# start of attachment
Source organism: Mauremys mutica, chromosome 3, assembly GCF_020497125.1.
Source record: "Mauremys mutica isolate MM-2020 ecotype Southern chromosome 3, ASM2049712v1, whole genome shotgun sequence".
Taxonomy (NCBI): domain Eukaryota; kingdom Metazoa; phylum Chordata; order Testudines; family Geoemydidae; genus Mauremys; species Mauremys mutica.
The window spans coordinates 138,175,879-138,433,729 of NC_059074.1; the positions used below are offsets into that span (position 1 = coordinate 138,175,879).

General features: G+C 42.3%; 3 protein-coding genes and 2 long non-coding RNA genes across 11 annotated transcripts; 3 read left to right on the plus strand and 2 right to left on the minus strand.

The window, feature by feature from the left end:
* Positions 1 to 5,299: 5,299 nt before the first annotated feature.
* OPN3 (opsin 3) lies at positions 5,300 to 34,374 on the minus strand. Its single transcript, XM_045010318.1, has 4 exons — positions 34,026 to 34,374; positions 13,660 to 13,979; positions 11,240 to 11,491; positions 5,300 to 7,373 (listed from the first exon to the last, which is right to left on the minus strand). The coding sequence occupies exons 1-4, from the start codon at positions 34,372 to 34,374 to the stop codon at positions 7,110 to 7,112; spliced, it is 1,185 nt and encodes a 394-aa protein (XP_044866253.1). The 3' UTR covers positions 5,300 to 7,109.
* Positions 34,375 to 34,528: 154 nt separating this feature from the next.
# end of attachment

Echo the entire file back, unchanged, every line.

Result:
Source organism: Mauremys mutica, chromosome 3, assembly GCF_020497125.1.
Source record: "Mauremys mutica isolate MM-2020 ecotype Southern chromosome 3, ASM2049712v1, whole genome shotgun sequence".
Taxonomy (NCBI): domain Eukaryota; kingdom Metazoa; phylum Chordata; order Testudines; family Geoemydidae; genus Mauremys; species Mauremys mutica.
The window spans coordinates 138,175,879-138,433,729 of NC_059074.1; the positions used below are offsets into that span (position 1 = coordinate 138,175,879).

General features: G+C 42.3%; 3 protein-coding genes and 2 long non-coding RNA genes across 11 annotated transcripts; 3 read left to right on the plus strand and 2 right to left on the minus strand.

The window, feature by feature from the left end:
* Positions 1 to 5,299: 5,299 nt before the first annotated feature.
* OPN3 (opsin 3) lies at positions 5,300 to 34,374 on the minus strand. Its single transcript, XM_045010318.1, has 4 exons — positions 34,026 to 34,374; positions 13,660 to 13,979; positions 11,240 to 11,491; positions 5,300 to 7,373 (listed from the first exon to the last, which is right to left on the minus strand). The coding sequence occupies exons 1-4, from the start codon at positions 34,372 to 34,374 to the stop codon at positions 7,110 to 7,112; spliced, it is 1,185 nt and encodes a 394-aa protein (XP_044866253.1). The 3' UTR covers positions 5,300 to 7,109.
* Positions 34,375 to 34,528: 154 nt separating this feature from the next.